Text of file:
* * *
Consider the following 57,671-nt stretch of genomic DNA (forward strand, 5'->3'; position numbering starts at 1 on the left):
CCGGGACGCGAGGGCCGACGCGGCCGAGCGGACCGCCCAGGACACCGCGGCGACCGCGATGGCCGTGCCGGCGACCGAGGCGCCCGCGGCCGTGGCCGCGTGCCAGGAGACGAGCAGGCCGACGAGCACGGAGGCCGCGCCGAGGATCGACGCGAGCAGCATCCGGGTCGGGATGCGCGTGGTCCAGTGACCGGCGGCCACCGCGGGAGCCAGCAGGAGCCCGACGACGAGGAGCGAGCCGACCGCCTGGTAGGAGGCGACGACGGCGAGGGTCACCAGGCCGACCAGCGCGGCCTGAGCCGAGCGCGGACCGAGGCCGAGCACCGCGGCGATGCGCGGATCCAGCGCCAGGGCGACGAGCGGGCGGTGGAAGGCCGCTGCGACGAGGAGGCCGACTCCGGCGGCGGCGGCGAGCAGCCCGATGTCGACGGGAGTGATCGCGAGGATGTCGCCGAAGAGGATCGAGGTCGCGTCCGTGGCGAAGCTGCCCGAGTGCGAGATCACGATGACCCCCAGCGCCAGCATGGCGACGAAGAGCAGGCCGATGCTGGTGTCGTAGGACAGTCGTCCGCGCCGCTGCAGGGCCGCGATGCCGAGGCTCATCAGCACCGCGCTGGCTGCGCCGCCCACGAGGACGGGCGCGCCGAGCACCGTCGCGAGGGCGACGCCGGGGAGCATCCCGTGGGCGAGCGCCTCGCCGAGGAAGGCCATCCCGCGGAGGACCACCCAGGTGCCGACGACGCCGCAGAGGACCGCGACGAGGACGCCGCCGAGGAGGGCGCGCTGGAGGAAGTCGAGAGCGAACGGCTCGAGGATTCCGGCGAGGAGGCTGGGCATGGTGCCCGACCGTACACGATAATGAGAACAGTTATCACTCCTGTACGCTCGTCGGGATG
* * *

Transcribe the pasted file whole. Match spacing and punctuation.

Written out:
Consider the following 57,671-nt stretch of genomic DNA (forward strand, 5'->3'; position numbering starts at 1 on the left):
CCGGGACGCGAGGGCCGACGCGGCCGAGCGGACCGCCCAGGACACCGCGGCGACCGCGATGGCCGTGCCGGCGACCGAGGCGCCCGCGGCCGTGGCCGCGTGCCAGGAGACGAGCAGGCCGACGAGCACGGAGGCCGCGCCGAGGATCGACGCGAGCAGCATCCGGGTCGGGATGCGCGTGGTCCAGTGACCGGCGGCCACCGCGGGAGCCAGCAGGAGCCCGACGACGAGGAGCGAGCCGACCGCCTGGTAGGAGGCGACGACGGCGAGGGTCACCAGGCCGACCAGCGCGGCCTGAGCCGAGCGCGGACCGAGGCCGAGCACCGCGGCGATGCGCGGATCCAGCGCCAGGGCGACGAGCGGGCGGTGGAAGGCCGCTGCGACGAGGAGGCCGACTCCGGCGGCGGCGGCGAGCAGCCCGATGTCGACGGGAGTGATCGCGAGGATGTCGCCGAAGAGGATCGAGGTCGCGTCCGTGGCGAAGCTGCCCGAGTGCGAGATCACGATGACCCCCAGCGCCAGCATGGCGACGAAGAGCAGGCCGATGCTGGTGTCGTAGGACAGTCGTCCGCGCCGCTGCAGGGCCGCGATGCCGAGGCTCATCAGCACCGCGCTGGCTGCGCCGCCCACGAGGACGGGCGCGCCGAGCACCGTCGCGAGGGCGACGCCGGGGAGCATCCCGTGGGCGAGCGCCTCGCCGAGGAAGGCCATCCCGCGGAGGACCACCCAGGTGCCGACGACGCCGCAGAGGACCGCGACGAGGACGCCGCCGAGGAGGGCGCGCTGGAGGAAGTCGAGAGCGAACGGCTCGAGGATTCCGGCGAGGAGGCTGGGCATGGTGCCCGACCGTACACGATAATGAGAACAGTTATCACTCCTGTACGCTCGTCGGGATG